Tennessee won 52-49 on a last-second shot to close out the Alabama win.


Tennessee quarterback Hendon Hooker (5) throws against Alabama Saturday, Oct. 15, 2022, in Knoxville, Tenn. (AP Photo/Wade Payne)

Tennessee quarterback Hendon Hooker (5) throws against Alabama Saturday, Oct. 15, 2022, in Knoxville, Tenn. (AP Photo/Wade Payne)

KNOXVILLE, Tenn. – The most anticipated game in Knoxville in a generation ended in the most difficult way possible for the Vols.

Chase McGrath’s 40-yard field goal, which had plagued them for 15 straight games since 2006, expired.

It was a wild back-and-forth game in which the Vols led 28-10 and looked like they were going to suffer a gut-wrenching loss when the Crimson Tide led 49-42 when a fumble returned to the house midway through. The fourth quarter.

UT then tied it, giving Alabama a shot to drive for the win in the closing seconds. But Will Reichard’s 50-yard field goal with 15 seconds left went wide.

That’s when Vols quarterback Hendon Hooker needed to get the team in field goal range.

He finished 21-for-30 passing for 385 yards, five touchdowns and an interception — and all five TD passes were to Jalin Hyatt, who piled up 207 yards through the air.

Hooker’s completions were no more than his two punts of 18 and 27 yards in McGrath’s territory in the final few seconds.

The game was punctuated by a Tennessee touchdown before the Crimson Tide fought back.

On the opening drive of the game, Alabama quarterback Bryce Young — his first game since suffering a shoulder injury in the first half against Arkansas two weeks ago — looked tentative and ineffective, and the Tide were pinned after five plays. Hooker is in, hailed as the best Tennessee quarterback since you know who. Less than two minutes later, the Vols were in the end zone, the key play of the drive being a 20-yard Hooker scramble that had an already juiced Neyland Stadium crowd.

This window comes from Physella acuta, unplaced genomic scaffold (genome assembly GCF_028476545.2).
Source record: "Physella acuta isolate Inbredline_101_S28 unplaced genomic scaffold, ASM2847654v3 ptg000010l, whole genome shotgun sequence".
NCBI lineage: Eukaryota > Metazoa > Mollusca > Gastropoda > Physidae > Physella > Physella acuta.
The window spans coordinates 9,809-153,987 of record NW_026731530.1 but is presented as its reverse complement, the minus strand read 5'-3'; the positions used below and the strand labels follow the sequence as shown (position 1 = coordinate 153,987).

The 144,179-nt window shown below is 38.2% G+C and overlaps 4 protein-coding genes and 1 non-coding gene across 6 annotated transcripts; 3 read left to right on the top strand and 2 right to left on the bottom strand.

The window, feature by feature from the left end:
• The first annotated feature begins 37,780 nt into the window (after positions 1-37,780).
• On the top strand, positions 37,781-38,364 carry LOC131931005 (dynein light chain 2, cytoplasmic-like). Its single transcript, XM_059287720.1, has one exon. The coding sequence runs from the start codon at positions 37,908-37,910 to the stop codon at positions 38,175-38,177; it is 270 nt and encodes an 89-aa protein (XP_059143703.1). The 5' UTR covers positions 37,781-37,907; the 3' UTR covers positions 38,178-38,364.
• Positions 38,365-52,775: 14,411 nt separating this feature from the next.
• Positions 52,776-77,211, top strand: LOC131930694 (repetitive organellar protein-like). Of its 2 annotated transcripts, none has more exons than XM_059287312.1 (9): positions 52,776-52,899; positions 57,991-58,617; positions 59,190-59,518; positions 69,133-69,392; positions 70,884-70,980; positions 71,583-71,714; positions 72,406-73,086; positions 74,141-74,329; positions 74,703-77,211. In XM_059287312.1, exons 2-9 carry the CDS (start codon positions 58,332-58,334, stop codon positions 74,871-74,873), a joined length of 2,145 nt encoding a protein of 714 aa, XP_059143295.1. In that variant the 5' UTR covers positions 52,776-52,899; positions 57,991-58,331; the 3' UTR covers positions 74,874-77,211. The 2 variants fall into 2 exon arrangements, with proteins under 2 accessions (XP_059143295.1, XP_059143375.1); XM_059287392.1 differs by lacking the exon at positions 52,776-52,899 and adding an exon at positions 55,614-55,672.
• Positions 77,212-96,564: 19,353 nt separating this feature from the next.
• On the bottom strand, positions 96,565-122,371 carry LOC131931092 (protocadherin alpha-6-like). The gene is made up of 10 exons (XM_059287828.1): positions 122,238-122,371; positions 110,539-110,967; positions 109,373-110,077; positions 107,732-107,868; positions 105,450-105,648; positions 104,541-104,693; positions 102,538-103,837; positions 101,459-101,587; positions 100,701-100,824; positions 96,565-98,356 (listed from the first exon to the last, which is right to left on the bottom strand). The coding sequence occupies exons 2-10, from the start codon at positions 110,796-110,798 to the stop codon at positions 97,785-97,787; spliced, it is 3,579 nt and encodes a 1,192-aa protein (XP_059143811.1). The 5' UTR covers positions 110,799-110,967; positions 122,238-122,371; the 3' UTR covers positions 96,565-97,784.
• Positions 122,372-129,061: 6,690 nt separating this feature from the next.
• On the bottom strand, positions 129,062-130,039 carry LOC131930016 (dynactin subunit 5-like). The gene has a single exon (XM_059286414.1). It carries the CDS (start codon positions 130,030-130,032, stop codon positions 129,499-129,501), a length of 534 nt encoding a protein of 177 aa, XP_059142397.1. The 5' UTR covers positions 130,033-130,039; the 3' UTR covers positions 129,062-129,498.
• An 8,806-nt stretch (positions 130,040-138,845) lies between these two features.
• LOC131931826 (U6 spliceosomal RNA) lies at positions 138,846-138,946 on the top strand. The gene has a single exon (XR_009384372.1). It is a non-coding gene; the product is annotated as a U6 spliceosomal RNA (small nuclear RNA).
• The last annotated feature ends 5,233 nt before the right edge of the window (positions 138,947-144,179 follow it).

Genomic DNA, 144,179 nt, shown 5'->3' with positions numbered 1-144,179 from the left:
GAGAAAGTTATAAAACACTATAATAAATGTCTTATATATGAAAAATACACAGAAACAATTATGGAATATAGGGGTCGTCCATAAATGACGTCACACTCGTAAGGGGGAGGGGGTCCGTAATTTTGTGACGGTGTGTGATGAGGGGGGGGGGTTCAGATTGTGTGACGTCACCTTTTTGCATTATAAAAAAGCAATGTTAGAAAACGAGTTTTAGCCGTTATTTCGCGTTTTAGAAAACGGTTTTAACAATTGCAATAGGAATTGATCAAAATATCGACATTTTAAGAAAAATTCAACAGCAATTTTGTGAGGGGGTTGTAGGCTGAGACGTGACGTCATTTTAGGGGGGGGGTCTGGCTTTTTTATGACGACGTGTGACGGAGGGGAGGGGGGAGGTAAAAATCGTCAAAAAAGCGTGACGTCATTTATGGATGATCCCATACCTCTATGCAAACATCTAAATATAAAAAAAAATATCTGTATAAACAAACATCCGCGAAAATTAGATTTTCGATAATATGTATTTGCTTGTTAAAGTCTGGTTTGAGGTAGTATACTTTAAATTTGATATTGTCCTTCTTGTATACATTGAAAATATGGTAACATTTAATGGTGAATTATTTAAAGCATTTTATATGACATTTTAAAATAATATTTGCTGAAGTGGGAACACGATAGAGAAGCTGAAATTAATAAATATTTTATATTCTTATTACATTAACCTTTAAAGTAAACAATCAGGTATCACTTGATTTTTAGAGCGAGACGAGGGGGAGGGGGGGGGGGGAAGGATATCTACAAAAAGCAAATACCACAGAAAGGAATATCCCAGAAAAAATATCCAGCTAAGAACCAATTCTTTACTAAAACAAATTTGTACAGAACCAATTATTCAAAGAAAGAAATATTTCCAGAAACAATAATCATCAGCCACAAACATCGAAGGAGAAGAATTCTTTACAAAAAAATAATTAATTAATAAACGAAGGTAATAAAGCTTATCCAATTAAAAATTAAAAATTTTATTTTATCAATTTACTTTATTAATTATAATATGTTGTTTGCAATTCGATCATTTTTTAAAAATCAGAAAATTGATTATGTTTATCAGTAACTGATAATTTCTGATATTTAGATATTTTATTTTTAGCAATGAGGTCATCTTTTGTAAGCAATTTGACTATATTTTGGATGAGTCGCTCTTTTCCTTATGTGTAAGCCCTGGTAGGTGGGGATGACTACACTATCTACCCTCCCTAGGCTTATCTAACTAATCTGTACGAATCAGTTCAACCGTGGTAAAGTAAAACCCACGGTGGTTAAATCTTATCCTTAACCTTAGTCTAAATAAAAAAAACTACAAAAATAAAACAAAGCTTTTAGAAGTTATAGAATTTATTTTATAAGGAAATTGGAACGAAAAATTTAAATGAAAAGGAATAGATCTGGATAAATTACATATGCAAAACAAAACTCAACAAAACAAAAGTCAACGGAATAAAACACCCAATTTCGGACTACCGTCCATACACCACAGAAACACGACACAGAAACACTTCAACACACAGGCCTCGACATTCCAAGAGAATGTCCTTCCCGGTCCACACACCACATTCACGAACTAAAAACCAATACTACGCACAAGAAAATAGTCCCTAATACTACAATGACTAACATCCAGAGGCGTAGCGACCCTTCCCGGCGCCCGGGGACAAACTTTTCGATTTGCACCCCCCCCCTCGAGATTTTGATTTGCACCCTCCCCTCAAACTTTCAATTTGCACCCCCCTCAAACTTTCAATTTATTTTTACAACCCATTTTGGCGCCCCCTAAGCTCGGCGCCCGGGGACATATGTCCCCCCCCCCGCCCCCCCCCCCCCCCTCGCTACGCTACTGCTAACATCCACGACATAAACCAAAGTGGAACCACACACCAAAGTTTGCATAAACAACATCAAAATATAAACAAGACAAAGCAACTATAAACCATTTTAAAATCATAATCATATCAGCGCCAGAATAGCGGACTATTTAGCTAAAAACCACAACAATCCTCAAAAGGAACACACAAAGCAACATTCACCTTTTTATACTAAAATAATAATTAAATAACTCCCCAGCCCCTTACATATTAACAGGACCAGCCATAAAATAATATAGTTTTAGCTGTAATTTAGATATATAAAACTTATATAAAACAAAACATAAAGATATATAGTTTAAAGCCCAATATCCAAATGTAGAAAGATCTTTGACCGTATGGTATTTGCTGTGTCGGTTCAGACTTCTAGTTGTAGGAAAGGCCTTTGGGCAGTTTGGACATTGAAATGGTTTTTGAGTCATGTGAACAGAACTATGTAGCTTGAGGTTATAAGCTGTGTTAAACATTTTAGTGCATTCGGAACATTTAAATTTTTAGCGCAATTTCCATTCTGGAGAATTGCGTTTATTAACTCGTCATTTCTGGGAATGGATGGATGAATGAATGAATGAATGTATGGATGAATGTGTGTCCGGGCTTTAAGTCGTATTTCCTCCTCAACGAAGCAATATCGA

Young looked like his Heisman-winning self on the next drive, leading Alabama 71 yards on a Jahmyr Gibbs dash for the tying touchdown. This was the last highlight for Alabama as Tennessee ate error after error for the Tide.

Alabama had not allowed a touchdown in the first quarter in its last 13 games, the longest in the nation. Tennessee fell three on a flurry of cheers and rushes. Alabama forced Tennessee to punt early in the second quarter, and the Tide immediately gave the ball back on one of the strangest plays of the Nick Saban regime.

Throughout the game, Hooker was a model of efficiency in Alabama’s secondary, finding open receivers and finding receivers beyond the defense. Alabama was fighting an uphill battle, battling both a motivated, quick-strike Tennessee team and its own mistakes, killing drives and penalties that kept the Vols rolling.

With just over 12 minutes left in the second quarter, the Vols still led 28-10. The stadium was boring, the mammoth frenzy and cigarette smoke were dreams dancing in their heads.

But Alabama is still Alabama, even with self-inflicted injuries. At 18, Young showed exactly why he is a Heisman champion and why Alabama’s chances depend on the health of his right shoulder. Alabama’s offensive line did him a few favors, but he made his way through jam after jam. He threw holes the size of mailboxes. He missed the Tennessee run with a balletic spin. He hit fast and often, and even pulled the Storm back less than four minutes into the third quarter.

With their three-possession lead gone, the Vols had a chance to fold. Instead, they got bigger – very, very big. Hooker hit Jalin Hyatt for touchdowns of 60 and 78 yards, and Neyland Stadium shook to its foundations. The only problem for Tennessee: Alabama matches the Vols’ score.

Young was fantastic, going 35-for-52 passing, 455 yards and two touchdowns. But this time it wasn’t enough.



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